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Eating In VS Dining Out

Updated on March 8, 2015

Is fast food really worse for you?

‘Eating out is unhealthy’, how many times have we been fed that piece of information? It’s everywhere we turn, people reprimanding people for choosing to stop at the nearest fast food place for a quick bite before going on with their busy lives. But have them that judged actually crunched the numbers?

The term ‘eating in’ means something else totally different than it used to. It used to mean home cooked meals made from scratch. It meant spending an hour simmering, chopping and stirring. But today, with mother’s working to bring in extra income for their families, it means pulling something out of the freezer that takes twenty minutes. So, by today’s standards, is eating in better than dining out?

There are several fast food chains that could be reviewed and compared to the ‘home cooked’ version. I have chosen two of my personal favorites, Taco Bell and Mcdonalds. Please keep in mind that the figures for the ‘home cooked’ meals are estimates compiled from and the restaurant’s info is from their direct website.

For the first comparison, I actually put the crunchwrap together myself, as there aren’t any versions in the frozen section of my local Kroger (not yet at least) and it only takes minutes to put together. The ingredients can be found at any grocery supermarket. The ingredients for the ‘Home Cooked Crunchwrap’ include: 1 taco shell, 1 hashbrown square, 1 scrambled egg, 1 cup of cheese, 1 slice of bacon.

Comparison 1:

Taco Bell’s A.M. Crunchwrap with Bacon VS (Home Cooked Version)

Calories: 660 (694)

Saturated Fat: 12 grams (17 grams)

Total Fat: 41 grams (36 grams)

Cholesterol: 130 milligrams (245 milligrams)

Sodium: 1280 milligrams (1021 milligrams)

Carbs: 51 grams (63 grams)

Fiber: 4 grams (3 grams)

Sugar: 3 grams (4 grams)

Protein: 22 grams (18 grams)

Now that we have some numbers, how about a breakdown on what some of that means, and then you can decide for yourself. Let’s start with calories. Say the word out loud and people start running. But do people know what their daily calorie consumption should be? Health professionals say around 2000 calories per day is necessary to upkeep energy, but it truly depends on the individual’s activity level. Does six hundred calories sound like falling off the weight watcher’s train? That’s just slightly over one-fourth what your doctor recommends! That means that after consuming one Taco Bell A.M. Crunchwrap you can consume another six hundred calories for lunch and dinner.

Fat sounds like a bad thing out right. But fat is also required to maintain energy. Our bodies are designed to take fat and break it down into energy molecules. However, these fats should be consumed responsibly, and kept to a minimum. As you can see, Taco Bell has the minimum.

Sodium intake has been debated for a few years now. The understanding however, is that sodium consumption should be kept under 1000 milligrams.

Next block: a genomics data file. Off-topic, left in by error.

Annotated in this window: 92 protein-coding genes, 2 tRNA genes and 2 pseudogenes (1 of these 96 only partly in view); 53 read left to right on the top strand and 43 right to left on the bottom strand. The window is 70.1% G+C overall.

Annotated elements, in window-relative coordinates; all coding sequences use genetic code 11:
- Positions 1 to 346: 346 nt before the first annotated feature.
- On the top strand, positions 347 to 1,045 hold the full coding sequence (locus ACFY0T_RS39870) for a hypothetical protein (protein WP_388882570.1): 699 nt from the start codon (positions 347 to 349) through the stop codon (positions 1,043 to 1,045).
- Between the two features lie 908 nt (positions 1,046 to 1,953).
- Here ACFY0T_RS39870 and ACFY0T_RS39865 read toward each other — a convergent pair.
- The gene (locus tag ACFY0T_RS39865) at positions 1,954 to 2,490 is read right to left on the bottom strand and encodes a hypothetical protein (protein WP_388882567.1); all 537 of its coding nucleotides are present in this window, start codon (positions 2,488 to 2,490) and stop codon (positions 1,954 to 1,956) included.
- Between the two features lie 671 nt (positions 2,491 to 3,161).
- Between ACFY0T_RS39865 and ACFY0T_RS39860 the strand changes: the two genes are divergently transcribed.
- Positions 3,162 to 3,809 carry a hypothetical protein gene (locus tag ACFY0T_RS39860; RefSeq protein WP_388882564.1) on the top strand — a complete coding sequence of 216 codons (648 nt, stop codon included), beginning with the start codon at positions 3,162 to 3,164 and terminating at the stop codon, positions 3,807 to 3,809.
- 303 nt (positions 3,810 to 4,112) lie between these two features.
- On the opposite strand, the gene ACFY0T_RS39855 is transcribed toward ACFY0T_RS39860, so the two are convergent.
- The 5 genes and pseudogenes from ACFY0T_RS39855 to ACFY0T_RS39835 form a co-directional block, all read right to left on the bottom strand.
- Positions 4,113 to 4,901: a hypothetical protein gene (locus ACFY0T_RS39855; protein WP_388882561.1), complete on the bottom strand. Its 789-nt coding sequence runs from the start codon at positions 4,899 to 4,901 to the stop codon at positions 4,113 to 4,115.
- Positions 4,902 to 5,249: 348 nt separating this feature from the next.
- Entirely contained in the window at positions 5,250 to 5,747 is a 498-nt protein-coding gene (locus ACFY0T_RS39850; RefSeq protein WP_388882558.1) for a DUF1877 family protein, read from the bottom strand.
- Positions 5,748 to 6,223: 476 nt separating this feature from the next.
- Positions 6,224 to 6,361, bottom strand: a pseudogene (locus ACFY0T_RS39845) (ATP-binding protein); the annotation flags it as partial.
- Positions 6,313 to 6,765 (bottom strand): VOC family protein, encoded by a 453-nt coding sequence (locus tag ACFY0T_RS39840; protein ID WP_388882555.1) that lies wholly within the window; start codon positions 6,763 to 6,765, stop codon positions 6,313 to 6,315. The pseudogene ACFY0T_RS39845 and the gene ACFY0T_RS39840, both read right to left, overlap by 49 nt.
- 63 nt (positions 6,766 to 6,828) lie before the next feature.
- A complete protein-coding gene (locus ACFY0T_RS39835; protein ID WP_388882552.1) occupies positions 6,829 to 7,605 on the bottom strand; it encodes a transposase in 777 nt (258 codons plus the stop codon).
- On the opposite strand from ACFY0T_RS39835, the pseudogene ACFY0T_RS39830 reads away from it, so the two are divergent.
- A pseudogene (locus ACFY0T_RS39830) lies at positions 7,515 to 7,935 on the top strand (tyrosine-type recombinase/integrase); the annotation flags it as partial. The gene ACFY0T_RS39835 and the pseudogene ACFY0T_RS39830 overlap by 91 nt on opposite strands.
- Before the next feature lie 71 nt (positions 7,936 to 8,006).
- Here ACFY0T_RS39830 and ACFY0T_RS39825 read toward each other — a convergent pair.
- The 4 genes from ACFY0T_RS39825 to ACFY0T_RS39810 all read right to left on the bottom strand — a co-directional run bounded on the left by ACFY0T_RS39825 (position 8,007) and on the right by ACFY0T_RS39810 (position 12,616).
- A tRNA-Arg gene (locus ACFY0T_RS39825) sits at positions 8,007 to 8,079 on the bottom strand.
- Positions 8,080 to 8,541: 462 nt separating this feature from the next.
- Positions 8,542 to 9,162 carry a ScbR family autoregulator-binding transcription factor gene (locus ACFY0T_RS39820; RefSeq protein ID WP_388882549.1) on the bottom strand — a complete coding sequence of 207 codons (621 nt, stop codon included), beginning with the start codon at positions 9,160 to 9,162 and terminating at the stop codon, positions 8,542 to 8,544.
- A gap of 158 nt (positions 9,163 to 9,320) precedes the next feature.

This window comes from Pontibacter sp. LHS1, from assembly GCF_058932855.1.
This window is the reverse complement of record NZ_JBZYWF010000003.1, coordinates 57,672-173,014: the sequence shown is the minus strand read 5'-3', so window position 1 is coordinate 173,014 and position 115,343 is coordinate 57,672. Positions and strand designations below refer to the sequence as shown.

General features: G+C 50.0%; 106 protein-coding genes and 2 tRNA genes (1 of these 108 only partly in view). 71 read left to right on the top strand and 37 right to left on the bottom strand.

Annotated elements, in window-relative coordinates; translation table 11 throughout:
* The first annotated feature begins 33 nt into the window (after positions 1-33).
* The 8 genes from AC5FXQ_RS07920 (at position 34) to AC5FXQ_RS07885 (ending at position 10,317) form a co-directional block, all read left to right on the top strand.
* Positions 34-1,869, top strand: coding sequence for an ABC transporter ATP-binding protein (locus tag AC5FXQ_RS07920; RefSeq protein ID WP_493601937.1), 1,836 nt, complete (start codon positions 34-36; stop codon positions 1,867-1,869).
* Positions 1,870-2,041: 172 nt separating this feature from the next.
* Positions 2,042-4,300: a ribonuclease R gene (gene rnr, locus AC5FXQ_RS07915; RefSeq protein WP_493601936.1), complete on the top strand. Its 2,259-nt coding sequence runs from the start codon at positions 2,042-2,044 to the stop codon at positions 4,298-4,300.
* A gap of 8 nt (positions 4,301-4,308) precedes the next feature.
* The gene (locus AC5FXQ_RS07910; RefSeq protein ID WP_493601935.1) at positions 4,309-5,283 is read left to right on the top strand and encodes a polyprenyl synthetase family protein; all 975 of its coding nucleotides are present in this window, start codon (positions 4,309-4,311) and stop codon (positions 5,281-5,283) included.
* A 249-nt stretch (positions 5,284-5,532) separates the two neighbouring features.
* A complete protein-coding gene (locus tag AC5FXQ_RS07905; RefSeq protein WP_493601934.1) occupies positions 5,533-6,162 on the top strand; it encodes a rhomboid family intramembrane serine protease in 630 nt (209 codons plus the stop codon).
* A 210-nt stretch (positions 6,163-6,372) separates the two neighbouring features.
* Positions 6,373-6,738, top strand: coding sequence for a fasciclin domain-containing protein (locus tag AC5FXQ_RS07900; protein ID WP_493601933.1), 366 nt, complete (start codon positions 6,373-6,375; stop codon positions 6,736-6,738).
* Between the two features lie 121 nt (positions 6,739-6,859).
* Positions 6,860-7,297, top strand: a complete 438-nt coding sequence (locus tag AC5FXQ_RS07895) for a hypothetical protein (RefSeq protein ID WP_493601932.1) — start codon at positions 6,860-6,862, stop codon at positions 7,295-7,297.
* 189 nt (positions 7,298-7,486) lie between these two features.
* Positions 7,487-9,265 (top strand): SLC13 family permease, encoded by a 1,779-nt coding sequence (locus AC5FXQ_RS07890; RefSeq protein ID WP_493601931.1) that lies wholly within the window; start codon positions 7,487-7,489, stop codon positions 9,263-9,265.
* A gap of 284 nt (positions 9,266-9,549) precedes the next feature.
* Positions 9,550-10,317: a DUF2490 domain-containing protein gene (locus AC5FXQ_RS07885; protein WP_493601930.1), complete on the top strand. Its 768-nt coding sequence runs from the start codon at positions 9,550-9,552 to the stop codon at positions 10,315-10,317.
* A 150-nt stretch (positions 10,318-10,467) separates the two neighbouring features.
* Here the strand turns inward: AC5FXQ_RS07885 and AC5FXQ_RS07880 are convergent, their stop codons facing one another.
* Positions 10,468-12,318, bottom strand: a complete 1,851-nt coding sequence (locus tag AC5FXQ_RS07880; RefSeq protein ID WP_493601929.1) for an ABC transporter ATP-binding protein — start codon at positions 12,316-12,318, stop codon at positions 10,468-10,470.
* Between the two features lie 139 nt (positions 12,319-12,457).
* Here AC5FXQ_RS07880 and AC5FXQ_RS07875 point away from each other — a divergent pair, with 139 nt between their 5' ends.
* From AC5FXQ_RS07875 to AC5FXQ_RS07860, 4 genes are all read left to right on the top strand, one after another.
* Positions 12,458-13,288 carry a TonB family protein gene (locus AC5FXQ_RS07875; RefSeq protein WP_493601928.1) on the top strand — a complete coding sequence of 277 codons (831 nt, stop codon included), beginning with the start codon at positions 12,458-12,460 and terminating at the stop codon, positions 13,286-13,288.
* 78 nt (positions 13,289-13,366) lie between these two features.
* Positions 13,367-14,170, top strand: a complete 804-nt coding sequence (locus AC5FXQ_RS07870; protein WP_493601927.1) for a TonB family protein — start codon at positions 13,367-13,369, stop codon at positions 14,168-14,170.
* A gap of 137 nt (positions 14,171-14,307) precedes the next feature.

Carbs is another area of great debate. While there’s no real estimate as to how many carbs is too many carbs, it is recommended to stay on the leaner side of them, as they are believed to be responsible for high blood pressure, cholesterol, and heart disease.

The two nutrients that we actually want to hear: fiber and protein. Fiber has been proven to prevent a multitude of diseases as well as keeping the colon loose. Protein is necessary to rebuild muscle used throughout the day and it is recommended to get 46 to 56 grams a day.

Are you convinced? Have you decided yet on what’s for dinner? No! Then how about another comparison?

Comparison 2

McDonald’s 4 Piece Chicken Nuggets VS Banquet 5 Piece Chicken Nuggets

(For this comparison we use frozen chicken nuggets from a prominent company.)

Calories : 169 (230)

Fat : 10 grams (14 grams)

Saturated: 2 grams (5 grams)

Cholesterol: 25 milligrams (35 milligrams)

Sodium : 447 milligrams (430 milligrams)

Carbs : 10 grams (15 grams)

Fiber : 0 grams (1 grams)

Sugar : 0 grams (1 grams)

Protein : 10 grams (10 grams)

While a McDonald’s meal includes fries and soda and a few extra pieces of chicken, it’s easy to tell that a number 10 combo would not be worse for you than if you were to make it yourself at home.

Now that’s not to say that fast food is healthy. There are a few things that aren’t mentioned on the fast food websites about nutrition. Like vitamins and minerals. They simply aren’t listed and, yet, it’s one of the most important pieces of information when it comes to monitoring your health. Not eating a lot of carbs and watching sodium isn’t the only step to healthier eating. While a fast food trip every other day won’t hurt, it’s important to remember to add vitamins and minerals throughout the rest of your day in other meals.

Hopefully this article will get out to those hating on fast food chains. Not everything you read or hear can be trusted. Not even this article! I challenge you to do the math for yourself. allows you to enter your favorite foods in their search engine and they supply the numbers for you. Give it a try to see what your nutritional intake is every day.


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    • Akriti Mattu profile image

      Akriti Mattu 

      3 years ago from Shimla, India

      What a sensible post.


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